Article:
Verse 23 confirms that the actual resurrection would occur at His “coming”. His Return (Parousia) would involve this very event (among others), and as we know – this occurred @70 AD.
Verse 24 speaks to Christ’s subjecting all “rule, authority and power”, referencing the authorities and powers of the destroyed “Old Covenant Jewish world”.
Verse 25 speaks of Christ’s reign including the final overthrow of His “enemies” (the Jewish leaders, particularly those directly responsible for His crucifixion and the ongoing attempts to destroy His Church at that time).
Verse 26 speaks of the “final enemy”, “death” being destroyed. The “place of the dead” is what, I believe, is in view here. When hell/gehenna and Sheol were destroyed in 70 AD (cf. Rev. 20:14), then this verse was fulfilled and accomplished.
Verses 27,28 describe the final reconciling of “all things” unto God through the consummation of His Son’s reign. The spiritual “world” initiated in Christ Jesus and founded upon His Word and His Church would be fully established at this time, with God alone as Sovereign.
The importance of the resurrection (for these First Century believers in particular) in all of this cannot be overstated. This is Paul’s point in vss.29-34. Again, it is not the nature of the form Christ possessed in His post-resurrection state that is at issue here. It is the resurrection ITSELF, in terms of the location and RElocation of the PERSONS involved that Paul is focussed on here. The role all of this plays in the Master Plan of God eschatologically is glorious and Paul is eager to impress this reality upon the minds of his readers. This was THEIR hope, and THEIR motivator to live the lives of faith required of them.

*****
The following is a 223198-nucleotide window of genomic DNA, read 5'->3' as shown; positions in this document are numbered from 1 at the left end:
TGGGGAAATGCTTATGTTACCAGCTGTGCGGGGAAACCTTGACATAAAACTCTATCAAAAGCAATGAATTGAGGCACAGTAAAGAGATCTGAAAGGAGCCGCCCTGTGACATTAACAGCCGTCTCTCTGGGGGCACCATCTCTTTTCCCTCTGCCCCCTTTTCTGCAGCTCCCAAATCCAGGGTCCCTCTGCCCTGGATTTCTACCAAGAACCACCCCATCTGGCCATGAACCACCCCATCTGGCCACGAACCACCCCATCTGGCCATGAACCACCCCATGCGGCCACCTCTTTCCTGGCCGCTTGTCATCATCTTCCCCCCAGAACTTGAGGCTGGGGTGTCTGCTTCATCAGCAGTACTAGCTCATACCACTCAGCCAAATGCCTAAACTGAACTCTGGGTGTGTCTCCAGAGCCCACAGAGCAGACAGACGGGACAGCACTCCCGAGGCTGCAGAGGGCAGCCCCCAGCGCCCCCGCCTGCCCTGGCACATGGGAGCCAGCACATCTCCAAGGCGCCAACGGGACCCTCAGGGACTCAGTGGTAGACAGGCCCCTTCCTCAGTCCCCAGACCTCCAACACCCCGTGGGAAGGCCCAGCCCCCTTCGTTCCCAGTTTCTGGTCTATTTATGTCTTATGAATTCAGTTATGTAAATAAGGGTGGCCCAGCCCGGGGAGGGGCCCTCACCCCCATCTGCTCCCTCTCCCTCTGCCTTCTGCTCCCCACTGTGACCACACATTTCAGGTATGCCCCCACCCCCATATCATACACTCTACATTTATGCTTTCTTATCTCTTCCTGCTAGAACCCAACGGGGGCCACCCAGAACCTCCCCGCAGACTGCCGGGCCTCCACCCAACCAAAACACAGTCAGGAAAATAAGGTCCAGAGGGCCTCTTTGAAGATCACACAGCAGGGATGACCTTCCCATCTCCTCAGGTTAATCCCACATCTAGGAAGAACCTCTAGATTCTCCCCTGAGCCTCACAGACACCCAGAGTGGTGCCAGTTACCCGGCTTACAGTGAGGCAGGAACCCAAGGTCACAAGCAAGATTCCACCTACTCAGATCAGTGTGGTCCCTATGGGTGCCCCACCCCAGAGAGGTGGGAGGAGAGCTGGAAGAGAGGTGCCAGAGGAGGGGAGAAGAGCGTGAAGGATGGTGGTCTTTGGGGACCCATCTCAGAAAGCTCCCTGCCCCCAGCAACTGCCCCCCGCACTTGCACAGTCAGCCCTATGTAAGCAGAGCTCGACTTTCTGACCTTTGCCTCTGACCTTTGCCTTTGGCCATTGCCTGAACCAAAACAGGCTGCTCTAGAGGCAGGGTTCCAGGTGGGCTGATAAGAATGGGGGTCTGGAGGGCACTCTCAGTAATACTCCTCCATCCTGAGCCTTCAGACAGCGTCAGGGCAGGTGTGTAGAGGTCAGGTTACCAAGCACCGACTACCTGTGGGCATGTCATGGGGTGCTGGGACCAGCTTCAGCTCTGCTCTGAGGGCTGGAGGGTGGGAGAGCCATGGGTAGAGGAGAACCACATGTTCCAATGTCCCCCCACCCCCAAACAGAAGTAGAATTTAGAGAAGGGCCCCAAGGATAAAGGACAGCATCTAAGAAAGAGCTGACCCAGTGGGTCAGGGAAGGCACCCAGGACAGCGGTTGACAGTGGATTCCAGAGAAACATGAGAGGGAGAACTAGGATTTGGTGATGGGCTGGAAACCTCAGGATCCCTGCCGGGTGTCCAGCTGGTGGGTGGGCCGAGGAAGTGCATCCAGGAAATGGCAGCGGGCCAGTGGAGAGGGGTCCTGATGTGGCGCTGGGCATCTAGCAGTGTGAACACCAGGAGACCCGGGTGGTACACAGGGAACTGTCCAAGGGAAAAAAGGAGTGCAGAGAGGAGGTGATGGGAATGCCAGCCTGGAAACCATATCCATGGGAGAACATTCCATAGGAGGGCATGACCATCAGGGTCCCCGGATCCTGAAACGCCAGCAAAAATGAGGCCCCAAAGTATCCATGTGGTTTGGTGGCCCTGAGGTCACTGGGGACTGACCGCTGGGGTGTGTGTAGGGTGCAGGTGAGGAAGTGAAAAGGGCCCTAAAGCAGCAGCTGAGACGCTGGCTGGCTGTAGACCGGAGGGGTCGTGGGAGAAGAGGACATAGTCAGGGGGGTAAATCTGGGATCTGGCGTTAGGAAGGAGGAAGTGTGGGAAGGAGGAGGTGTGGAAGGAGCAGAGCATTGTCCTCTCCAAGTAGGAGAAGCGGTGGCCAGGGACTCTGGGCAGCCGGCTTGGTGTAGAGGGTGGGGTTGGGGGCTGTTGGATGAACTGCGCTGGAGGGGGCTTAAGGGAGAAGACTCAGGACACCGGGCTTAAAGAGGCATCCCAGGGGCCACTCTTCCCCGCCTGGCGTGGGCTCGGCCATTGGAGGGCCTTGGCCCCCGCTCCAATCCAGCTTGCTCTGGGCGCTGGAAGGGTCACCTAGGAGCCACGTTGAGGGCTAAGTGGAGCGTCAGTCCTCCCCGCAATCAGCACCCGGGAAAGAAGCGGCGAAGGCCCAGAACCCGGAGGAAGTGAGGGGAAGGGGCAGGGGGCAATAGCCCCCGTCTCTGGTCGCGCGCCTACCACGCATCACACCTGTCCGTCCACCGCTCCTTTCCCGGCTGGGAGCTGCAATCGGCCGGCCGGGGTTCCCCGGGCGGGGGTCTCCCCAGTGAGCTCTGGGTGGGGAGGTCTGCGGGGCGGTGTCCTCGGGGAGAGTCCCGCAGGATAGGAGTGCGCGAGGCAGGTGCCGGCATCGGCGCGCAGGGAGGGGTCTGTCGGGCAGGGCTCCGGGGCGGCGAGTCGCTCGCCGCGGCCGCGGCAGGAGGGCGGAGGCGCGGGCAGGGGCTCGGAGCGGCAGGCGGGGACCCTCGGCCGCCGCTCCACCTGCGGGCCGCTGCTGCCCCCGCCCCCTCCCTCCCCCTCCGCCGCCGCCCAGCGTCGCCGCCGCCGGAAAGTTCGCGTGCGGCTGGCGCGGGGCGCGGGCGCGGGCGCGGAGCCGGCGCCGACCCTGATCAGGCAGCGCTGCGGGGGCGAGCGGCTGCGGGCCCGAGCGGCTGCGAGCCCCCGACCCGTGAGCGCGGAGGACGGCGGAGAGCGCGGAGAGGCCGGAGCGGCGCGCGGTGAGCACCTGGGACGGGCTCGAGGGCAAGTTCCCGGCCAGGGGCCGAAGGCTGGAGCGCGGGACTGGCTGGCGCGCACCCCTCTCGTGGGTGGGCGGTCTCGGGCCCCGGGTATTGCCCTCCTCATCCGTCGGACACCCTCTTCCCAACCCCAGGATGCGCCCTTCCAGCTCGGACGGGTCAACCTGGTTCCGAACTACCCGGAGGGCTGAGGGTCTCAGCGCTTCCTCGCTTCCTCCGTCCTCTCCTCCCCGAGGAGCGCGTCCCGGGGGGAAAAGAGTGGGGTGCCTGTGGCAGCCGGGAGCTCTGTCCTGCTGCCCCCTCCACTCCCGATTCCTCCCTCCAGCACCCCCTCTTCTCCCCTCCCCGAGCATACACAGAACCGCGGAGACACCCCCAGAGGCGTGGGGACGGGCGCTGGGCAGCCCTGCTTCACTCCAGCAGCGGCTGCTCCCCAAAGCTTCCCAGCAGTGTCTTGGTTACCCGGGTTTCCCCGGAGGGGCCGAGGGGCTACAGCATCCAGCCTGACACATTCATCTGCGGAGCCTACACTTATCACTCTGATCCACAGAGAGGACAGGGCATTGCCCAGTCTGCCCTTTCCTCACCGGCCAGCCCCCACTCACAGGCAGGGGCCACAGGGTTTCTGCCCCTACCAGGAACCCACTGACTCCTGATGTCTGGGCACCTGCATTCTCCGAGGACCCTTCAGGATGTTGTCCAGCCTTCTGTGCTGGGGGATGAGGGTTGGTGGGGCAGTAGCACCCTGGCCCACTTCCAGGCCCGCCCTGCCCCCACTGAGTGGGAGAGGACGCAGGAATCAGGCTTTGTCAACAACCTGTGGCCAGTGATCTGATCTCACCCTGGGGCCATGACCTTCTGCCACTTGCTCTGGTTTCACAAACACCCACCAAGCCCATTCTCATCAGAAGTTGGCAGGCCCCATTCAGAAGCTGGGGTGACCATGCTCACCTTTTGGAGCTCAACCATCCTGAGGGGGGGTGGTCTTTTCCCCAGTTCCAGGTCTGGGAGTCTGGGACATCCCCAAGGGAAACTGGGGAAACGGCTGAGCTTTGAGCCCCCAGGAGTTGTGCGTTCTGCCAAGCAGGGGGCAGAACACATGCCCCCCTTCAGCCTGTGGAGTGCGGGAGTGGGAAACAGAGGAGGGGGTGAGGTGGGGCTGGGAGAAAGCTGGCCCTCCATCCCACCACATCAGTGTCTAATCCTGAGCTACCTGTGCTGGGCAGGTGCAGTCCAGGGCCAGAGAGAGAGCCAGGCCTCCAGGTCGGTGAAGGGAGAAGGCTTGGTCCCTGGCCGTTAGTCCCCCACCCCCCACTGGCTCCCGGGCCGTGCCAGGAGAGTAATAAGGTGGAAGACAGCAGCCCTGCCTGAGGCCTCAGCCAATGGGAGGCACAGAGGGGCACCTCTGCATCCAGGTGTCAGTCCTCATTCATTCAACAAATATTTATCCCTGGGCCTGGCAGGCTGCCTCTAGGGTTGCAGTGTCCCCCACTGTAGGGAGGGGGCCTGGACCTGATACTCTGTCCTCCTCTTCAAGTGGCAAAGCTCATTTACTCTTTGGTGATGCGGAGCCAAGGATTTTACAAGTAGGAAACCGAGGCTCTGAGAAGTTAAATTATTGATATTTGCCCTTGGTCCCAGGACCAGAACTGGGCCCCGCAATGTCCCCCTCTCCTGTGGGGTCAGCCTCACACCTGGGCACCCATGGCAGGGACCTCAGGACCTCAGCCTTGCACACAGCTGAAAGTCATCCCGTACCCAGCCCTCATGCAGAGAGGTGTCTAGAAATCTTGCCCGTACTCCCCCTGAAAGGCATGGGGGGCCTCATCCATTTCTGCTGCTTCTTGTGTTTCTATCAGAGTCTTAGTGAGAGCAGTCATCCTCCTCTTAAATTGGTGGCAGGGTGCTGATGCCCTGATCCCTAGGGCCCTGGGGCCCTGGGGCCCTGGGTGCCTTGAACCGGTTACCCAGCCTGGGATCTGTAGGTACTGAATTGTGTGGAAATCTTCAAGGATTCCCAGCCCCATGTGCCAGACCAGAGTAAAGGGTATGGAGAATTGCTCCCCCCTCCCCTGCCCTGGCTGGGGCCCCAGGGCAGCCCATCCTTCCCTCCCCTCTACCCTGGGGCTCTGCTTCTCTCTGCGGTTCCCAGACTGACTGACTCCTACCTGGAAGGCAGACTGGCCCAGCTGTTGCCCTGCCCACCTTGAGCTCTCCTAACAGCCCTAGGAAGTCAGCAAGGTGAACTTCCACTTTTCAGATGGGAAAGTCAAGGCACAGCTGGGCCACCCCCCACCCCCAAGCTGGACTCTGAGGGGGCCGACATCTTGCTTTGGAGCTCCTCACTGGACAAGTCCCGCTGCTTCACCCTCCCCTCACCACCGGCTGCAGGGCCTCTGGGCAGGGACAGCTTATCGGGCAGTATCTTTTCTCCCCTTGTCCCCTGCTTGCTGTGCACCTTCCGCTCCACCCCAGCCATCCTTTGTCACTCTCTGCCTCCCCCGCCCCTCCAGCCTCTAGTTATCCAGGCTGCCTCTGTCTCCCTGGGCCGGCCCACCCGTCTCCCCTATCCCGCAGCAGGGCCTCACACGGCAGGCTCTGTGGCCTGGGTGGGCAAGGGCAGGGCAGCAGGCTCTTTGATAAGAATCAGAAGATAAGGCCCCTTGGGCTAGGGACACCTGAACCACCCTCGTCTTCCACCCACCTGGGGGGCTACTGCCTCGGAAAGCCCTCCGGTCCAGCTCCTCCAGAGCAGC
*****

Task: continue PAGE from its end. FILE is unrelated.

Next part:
Paul finds the issue of the NATURE of the form assumed by those in their post-resurrection state both mundane and unwise to inquire into. It is of far less significance than the relocation of the saints in Sheol from the “place of the dead” to glorious, conscious life with God for eternity. Verses 35-38 establish a very simple lesson. It is not easy to definitively identify the exact FORM and SUBSTANCE which the resurrected believer will experience as the manifestation of his/her PERSON in the resurrected state. Just as a seed will die and disintegrate in the ground, providing the opportunity for life in the form of a plant, God sovereignly bestows a form for each and every resurrected person according to His own wisdom. Just as the seed and the plant are completely dissimilar in form, so the form granted to the resurrected person and the physical body the leave behind in the grave are completely different.
Verses 39-44 compare the differences between the various different PHYSICAL “bodies” which are so drastically dissimilar (contrasting earthly bodies with celestial ones, animals with people, etc.). Verses 42-44 in particular speak to the impossibility of DEFINITIVELY establishing the specific differences between all of these “forms” or “bodies” we are so familiar with, let alone those we haven’t experienced yet.